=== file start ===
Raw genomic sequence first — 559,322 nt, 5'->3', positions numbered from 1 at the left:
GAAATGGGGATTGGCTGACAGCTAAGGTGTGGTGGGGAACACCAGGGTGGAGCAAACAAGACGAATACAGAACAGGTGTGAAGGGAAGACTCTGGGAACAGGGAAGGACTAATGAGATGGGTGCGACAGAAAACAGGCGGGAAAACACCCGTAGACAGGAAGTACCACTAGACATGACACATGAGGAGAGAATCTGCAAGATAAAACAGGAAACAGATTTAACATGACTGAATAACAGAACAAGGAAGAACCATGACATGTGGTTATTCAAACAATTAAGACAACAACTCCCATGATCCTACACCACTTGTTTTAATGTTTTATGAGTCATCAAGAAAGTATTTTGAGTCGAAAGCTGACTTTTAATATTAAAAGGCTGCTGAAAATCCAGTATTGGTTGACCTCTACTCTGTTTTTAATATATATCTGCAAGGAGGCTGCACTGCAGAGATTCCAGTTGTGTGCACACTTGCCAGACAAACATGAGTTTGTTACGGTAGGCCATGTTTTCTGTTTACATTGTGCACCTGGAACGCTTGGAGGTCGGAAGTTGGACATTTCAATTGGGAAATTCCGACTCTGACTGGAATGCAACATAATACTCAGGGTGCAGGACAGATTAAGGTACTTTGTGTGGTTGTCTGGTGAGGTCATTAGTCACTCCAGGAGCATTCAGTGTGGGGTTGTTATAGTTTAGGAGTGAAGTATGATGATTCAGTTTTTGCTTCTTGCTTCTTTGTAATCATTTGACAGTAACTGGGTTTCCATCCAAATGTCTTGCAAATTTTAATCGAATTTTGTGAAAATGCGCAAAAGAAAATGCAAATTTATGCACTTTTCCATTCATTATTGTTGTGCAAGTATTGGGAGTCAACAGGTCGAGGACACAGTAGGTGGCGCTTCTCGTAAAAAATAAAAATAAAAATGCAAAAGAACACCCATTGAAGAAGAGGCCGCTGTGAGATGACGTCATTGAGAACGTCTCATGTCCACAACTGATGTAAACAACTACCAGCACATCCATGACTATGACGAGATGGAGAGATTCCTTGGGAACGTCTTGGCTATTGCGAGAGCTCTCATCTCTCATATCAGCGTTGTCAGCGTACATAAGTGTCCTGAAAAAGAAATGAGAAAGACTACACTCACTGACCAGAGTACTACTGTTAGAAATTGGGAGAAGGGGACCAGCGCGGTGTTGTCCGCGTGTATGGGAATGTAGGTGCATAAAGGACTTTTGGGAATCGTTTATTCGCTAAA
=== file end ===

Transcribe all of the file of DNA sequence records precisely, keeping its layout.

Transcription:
Raw genomic sequence first — 559,322 nt, 5'->3', positions numbered from 1 at the left:
GAAATGGGGATTGGCTGACAGCTAAGGTGTGGTGGGGAACACCAGGGTGGAGCAAACAAGACGAATACAGAACAGGTGTGAAGGGAAGACTCTGGGAACAGGGAAGGACTAATGAGATGGGTGCGACAGAAAACAGGCGGGAAAACACCCGTAGACAGGAAGTACCACTAGACATGACACATGAGGAGAGAATCTGCAAGATAAAACAGGAAACAGATTTAACATGACTGAATAACAGAACAAGGAAGAACCATGACATGTGGTTATTCAAACAATTAAGACAACAACTCCCATGATCCTACACCACTTGTTTTAATGTTTTATGAGTCATCAAGAAAGTATTTTGAGTCGAAAGCTGACTTTTAATATTAAAAGGCTGCTGAAAATCCAGTATTGGTTGACCTCTACTCTGTTTTTAATATATATCTGCAAGGAGGCTGCACTGCAGAGATTCCAGTTGTGTGCACACTTGCCAGACAAACATGAGTTTGTTACGGTAGGCCATGTTTTCTGTTTACATTGTGCACCTGGAACGCTTGGAGGTCGGAAGTTGGACATTTCAATTGGGAAATTCCGACTCTGACTGGAATGCAACATAATACTCAGGGTGCAGGACAGATTAAGGTACTTTGTGTGGTTGTCTGGTGAGGTCATTAGTCACTCCAGGAGCATTCAGTGTGGGGTTGTTATAGTTTAGGAGTGAAGTATGATGATTCAGTTTTTGCTTCTTGCTTCTTTGTAATCATTTGACAGTAACTGGGTTTCCATCCAAATGTCTTGCAAATTTTAATCGAATTTTGTGAAAATGCGCAAAAGAAAATGCAAATTTATGCACTTTTCCATTCATTATTGTTGTGCAAGTATTGGGAGTCAACAGGTCGAGGACACAGTAGGTGGCGCTTCTCGTAAAAAATAAAAATAAAAATGCAAAAGAACACCCATTGAAGAAGAGGCCGCTGTGAGATGACGTCATTGAGAACGTCTCATGTCCACAACTGATGTAAACAACTACCAGCACATCCATGACTATGACGAGATGGAGAGATTCCTTGGGAACGTCTTGGCTATTGCGAGAGCTCTCATCTCTCATATCAGCGTTGTCAGCGTACATAAGTGTCCTGAAAAAGAAATGAGAAAGACTACACTCACTGACCAGAGTACTACTGTTAGAAATTGGGAGAAGGGGACCAGCGCGGTGTTGTCCGCGTGTATGGGAATGTAGGTGCATAAAGGACTTTTGGGAATCGTTTATTCGCTAAA